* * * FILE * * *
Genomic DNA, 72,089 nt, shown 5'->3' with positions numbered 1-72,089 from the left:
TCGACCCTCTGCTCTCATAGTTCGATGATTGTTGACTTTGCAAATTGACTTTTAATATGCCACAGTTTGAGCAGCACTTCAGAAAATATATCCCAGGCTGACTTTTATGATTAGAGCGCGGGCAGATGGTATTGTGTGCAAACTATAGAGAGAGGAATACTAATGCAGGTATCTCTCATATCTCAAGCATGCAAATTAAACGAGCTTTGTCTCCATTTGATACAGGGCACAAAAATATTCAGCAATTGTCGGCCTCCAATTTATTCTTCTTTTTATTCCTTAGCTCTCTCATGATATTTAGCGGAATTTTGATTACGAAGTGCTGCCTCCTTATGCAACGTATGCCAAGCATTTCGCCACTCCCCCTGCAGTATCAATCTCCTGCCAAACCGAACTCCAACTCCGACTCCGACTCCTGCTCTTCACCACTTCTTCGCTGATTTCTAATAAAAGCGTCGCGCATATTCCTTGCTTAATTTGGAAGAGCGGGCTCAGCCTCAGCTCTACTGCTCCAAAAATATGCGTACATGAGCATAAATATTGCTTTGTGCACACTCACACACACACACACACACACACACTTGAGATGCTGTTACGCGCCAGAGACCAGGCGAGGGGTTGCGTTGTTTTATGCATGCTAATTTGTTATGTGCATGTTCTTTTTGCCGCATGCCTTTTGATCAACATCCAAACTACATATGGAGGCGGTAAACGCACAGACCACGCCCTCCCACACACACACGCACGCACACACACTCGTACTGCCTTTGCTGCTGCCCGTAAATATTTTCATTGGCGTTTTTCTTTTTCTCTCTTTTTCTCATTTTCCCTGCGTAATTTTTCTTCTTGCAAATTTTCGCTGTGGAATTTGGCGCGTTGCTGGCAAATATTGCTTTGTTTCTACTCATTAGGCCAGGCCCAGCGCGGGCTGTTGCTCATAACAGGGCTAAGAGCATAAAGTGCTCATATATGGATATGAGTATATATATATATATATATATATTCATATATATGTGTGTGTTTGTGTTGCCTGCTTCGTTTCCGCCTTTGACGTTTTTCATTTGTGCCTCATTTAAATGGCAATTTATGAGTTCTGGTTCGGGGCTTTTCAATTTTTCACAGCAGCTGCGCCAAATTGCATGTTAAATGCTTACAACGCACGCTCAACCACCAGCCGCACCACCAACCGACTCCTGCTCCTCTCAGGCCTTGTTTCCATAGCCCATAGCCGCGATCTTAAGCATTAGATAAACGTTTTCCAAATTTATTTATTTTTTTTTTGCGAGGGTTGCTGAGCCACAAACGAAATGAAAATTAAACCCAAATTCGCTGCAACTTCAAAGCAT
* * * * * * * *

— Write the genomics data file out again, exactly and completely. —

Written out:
Genomic DNA, 72,089 nt, shown 5'->3' with positions numbered 1-72,089 from the left:
TCGACCCTCTGCTCTCATAGTTCGATGATTGTTGACTTTGCAAATTGACTTTTAATATGCCACAGTTTGAGCAGCACTTCAGAAAATATATCCCAGGCTGACTTTTATGATTAGAGCGCGGGCAGATGGTATTGTGTGCAAACTATAGAGAGAGGAATACTAATGCAGGTATCTCTCATATCTCAAGCATGCAAATTAAACGAGCTTTGTCTCCATTTGATACAGGGCACAAAAATATTCAGCAATTGTCGGCCTCCAATTTATTCTTCTTTTTATTCCTTAGCTCTCTCATGATATTTAGCGGAATTTTGATTACGAAGTGCTGCCTCCTTATGCAACGTATGCCAAGCATTTCGCCACTCCCCCTGCAGTATCAATCTCCTGCCAAACCGAACTCCAACTCCGACTCCGACTCCTGCTCTTCACCACTTCTTCGCTGATTTCTAATAAAAGCGTCGCGCATATTCCTTGCTTAATTTGGAAGAGCGGGCTCAGCCTCAGCTCTACTGCTCCAAAAATATGCGTACATGAGCATAAATATTGCTTTGTGCACACTCACACACACACACACACACACACACTTGAGATGCTGTTACGCGCCAGAGACCAGGCGAGGGGTTGCGTTGTTTTATGCATGCTAATTTGTTATGTGCATGTTCTTTTTGCCGCATGCCTTTTGATCAACATCCAAACTACATATGGAGGCGGTAAACGCACAGACCACGCCCTCCCACACACACACGCACGCACACACACTCGTACTGCCTTTGCTGCTGCCCGTAAATATTTTCATTGGCGTTTTTCTTTTTCTCTCTTTTTCTCATTTTCCCTGCGTAATTTTTCTTCTTGCAAATTTTCGCTGTGGAATTTGGCGCGTTGCTGGCAAATATTGCTTTGTTTCTACTCATTAGGCCAGGCCCAGCGCGGGCTGTTGCTCATAACAGGGCTAAGAGCATAAAGTGCTCATATATGGATATGAGTATATATATATATATATATATATTCATATATATGTGTGTGTTTGTGTTGCCTGCTTCGTTTCCGCCTTTGACGTTTTTCATTTGTGCCTCATTTAAATGGCAATTTATGAGTTCTGGTTCGGGGCTTTTCAATTTTTCACAGCAGCTGCGCCAAATTGCATGTTAAATGCTTACAACGCACGCTCAACCACCAGCCGCACCACCAACCGACTCCTGCTCCTCTCAGGCCTTGTTTCCATAGCCCATAGCCGCGATCTTAAGCATTAGATAAACGTTTTCCAAATTTATTTATTTTTTTTTTGCGAGGGTTGCTGAGCCACAAACGAAATGAAAATTAAACCCAAATTCGCTGCAACTTCAAAGCAT